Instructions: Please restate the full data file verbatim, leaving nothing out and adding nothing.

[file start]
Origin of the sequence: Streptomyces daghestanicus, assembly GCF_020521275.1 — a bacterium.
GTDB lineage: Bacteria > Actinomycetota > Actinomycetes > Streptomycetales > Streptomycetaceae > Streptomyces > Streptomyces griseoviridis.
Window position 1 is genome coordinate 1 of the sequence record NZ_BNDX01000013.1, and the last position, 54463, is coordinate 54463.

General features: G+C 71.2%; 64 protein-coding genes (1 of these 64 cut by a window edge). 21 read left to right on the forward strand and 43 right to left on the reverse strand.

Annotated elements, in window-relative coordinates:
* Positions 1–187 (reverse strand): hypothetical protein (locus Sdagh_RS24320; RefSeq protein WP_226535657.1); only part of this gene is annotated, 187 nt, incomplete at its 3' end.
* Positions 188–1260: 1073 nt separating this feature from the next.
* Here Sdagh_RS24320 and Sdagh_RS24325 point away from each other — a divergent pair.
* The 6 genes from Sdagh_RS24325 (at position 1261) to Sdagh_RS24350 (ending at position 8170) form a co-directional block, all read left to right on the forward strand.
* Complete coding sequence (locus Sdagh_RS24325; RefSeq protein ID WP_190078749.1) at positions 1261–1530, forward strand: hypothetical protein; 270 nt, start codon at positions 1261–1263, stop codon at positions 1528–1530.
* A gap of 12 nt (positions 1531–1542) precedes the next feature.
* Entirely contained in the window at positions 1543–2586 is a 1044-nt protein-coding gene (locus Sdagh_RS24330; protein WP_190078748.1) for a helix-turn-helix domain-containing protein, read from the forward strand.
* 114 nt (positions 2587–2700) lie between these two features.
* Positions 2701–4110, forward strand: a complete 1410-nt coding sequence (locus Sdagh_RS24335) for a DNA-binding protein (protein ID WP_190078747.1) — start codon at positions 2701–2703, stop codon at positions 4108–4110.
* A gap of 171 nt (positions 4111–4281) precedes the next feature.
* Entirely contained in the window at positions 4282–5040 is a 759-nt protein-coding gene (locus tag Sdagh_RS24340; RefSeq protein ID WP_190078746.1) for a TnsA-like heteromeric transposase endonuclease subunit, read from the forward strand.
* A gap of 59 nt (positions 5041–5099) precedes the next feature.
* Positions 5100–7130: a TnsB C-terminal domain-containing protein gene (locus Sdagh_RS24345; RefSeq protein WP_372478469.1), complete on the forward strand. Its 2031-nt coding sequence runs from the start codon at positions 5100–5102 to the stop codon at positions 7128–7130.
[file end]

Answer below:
Origin of the sequence: Streptomyces daghestanicus, assembly GCF_020521275.1 — a bacterium.
GTDB lineage: Bacteria > Actinomycetota > Actinomycetes > Streptomycetales > Streptomycetaceae > Streptomyces > Streptomyces griseoviridis.
Window position 1 is genome coordinate 1 of the sequence record NZ_BNDX01000013.1, and the last position, 54463, is coordinate 54463.

General features: G+C 71.2%; 64 protein-coding genes (1 of these 64 cut by a window edge). 21 read left to right on the forward strand and 43 right to left on the reverse strand.

Annotated elements, in window-relative coordinates:
* Positions 1–187 (reverse strand): hypothetical protein (locus Sdagh_RS24320; RefSeq protein WP_226535657.1); only part of this gene is annotated, 187 nt, incomplete at its 3' end.
* Positions 188–1260: 1073 nt separating this feature from the next.
* Here Sdagh_RS24320 and Sdagh_RS24325 point away from each other — a divergent pair.
* The 6 genes from Sdagh_RS24325 (at position 1261) to Sdagh_RS24350 (ending at position 8170) form a co-directional block, all read left to right on the forward strand.
* Complete coding sequence (locus Sdagh_RS24325; RefSeq protein ID WP_190078749.1) at positions 1261–1530, forward strand: hypothetical protein; 270 nt, start codon at positions 1261–1263, stop codon at positions 1528–1530.
* A gap of 12 nt (positions 1531–1542) precedes the next feature.
* Entirely contained in the window at positions 1543–2586 is a 1044-nt protein-coding gene (locus Sdagh_RS24330; protein WP_190078748.1) for a helix-turn-helix domain-containing protein, read from the forward strand.
* 114 nt (positions 2587–2700) lie between these two features.
* Positions 2701–4110, forward strand: a complete 1410-nt coding sequence (locus Sdagh_RS24335) for a DNA-binding protein (protein ID WP_190078747.1) — start codon at positions 2701–2703, stop codon at positions 4108–4110.
* A gap of 171 nt (positions 4111–4281) precedes the next feature.
* Entirely contained in the window at positions 4282–5040 is a 759-nt protein-coding gene (locus tag Sdagh_RS24340; RefSeq protein ID WP_190078746.1) for a TnsA-like heteromeric transposase endonuclease subunit, read from the forward strand.
* A gap of 59 nt (positions 5041–5099) precedes the next feature.
* Positions 5100–7130: a TnsB C-terminal domain-containing protein gene (locus Sdagh_RS24345; RefSeq protein WP_372478469.1), complete on the forward strand. Its 2031-nt coding sequence runs from the start codon at positions 5100–5102 to the stop codon at positions 7128–7130.